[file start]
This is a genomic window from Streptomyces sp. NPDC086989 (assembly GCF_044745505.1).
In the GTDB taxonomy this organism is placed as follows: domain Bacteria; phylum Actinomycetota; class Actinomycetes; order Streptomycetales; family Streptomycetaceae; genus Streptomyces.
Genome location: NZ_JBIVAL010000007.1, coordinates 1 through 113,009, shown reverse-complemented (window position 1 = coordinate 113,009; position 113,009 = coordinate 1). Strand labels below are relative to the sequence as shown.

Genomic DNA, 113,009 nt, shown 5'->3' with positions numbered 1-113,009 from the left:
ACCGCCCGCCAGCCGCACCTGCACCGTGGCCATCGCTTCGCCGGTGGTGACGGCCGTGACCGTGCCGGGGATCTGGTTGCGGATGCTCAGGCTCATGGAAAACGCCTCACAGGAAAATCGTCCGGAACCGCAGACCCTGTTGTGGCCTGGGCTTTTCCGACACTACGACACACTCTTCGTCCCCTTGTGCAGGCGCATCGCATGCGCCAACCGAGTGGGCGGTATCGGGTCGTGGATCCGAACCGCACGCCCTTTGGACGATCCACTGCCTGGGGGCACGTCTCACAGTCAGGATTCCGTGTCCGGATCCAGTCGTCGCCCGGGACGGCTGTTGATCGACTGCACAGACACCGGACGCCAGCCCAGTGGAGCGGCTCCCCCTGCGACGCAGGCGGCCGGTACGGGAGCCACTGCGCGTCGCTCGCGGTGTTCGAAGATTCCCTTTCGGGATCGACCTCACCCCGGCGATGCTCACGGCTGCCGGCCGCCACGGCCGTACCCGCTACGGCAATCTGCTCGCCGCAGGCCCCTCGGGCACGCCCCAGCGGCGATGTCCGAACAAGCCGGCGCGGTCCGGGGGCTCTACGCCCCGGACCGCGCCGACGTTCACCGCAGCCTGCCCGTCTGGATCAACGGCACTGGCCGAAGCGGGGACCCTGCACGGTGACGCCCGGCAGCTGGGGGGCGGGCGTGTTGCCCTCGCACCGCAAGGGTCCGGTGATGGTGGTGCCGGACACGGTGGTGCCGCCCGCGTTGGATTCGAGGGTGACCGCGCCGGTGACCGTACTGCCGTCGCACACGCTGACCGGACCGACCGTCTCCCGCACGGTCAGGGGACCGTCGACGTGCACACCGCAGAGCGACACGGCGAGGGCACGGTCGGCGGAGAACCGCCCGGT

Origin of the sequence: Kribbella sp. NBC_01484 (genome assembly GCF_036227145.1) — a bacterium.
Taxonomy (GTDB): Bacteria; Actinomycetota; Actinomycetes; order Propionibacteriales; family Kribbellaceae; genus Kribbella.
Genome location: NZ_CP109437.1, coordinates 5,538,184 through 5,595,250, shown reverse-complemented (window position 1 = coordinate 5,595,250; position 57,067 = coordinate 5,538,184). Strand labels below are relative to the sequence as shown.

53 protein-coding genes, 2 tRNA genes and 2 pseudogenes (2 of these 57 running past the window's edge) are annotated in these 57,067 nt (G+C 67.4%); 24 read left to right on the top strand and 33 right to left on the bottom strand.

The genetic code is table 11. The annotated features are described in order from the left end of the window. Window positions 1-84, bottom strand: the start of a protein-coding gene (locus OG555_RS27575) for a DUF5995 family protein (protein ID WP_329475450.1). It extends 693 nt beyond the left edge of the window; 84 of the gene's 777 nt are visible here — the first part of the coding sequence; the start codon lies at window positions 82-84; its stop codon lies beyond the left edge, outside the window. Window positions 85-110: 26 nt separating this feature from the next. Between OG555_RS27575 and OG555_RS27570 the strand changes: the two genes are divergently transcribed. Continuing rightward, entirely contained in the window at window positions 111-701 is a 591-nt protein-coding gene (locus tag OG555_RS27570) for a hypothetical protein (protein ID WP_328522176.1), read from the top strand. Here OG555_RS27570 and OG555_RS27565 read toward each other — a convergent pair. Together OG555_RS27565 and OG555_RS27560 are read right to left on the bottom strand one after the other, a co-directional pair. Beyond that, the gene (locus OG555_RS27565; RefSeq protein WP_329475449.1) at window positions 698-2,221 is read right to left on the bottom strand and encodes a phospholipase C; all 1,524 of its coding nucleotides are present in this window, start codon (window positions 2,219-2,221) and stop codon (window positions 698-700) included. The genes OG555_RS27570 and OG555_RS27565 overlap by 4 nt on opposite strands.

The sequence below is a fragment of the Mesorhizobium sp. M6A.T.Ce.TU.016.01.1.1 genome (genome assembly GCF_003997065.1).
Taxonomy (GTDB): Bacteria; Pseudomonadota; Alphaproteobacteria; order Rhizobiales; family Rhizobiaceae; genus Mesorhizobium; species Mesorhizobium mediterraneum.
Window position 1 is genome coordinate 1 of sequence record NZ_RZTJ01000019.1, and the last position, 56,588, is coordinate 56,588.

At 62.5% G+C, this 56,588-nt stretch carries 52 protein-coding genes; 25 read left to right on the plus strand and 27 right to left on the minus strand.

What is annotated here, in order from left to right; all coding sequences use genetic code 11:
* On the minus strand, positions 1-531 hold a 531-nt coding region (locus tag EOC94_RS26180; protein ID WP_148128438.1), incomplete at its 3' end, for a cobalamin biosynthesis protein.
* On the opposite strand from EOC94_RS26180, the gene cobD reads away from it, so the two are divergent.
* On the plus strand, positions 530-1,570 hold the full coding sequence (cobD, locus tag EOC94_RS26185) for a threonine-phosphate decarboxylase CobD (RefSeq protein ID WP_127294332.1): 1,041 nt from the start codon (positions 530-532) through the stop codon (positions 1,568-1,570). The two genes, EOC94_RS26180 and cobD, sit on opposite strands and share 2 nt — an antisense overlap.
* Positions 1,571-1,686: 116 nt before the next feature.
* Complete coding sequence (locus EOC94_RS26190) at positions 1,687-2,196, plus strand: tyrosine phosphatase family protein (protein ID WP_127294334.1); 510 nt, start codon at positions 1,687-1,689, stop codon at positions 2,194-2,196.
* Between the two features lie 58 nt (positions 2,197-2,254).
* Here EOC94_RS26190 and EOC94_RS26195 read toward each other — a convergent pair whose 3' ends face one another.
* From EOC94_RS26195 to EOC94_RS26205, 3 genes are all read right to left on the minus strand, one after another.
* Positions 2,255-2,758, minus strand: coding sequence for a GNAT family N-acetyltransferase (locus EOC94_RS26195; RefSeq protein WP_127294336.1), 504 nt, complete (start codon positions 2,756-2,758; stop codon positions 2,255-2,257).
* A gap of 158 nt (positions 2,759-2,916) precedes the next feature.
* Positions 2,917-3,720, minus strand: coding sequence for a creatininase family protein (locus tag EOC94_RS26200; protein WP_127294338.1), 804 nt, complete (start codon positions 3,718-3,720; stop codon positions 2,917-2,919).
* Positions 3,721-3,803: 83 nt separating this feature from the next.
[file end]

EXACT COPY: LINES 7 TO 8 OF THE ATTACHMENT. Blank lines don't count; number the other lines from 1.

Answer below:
Taxonomy (GTDB): Bacteria; Actinomycetota; Actinomycetes; order Propionibacteriales; family Kribbellaceae; genus Kribbella.
Genome location: NZ_CP109437.1, coordinates 5,538,184 through 5,595,250, shown reverse-complemented (window position 1 = coordinate 5,595,250; position 57,067 = coordinate 5,538,184). Strand labels below are relative to the sequence as shown.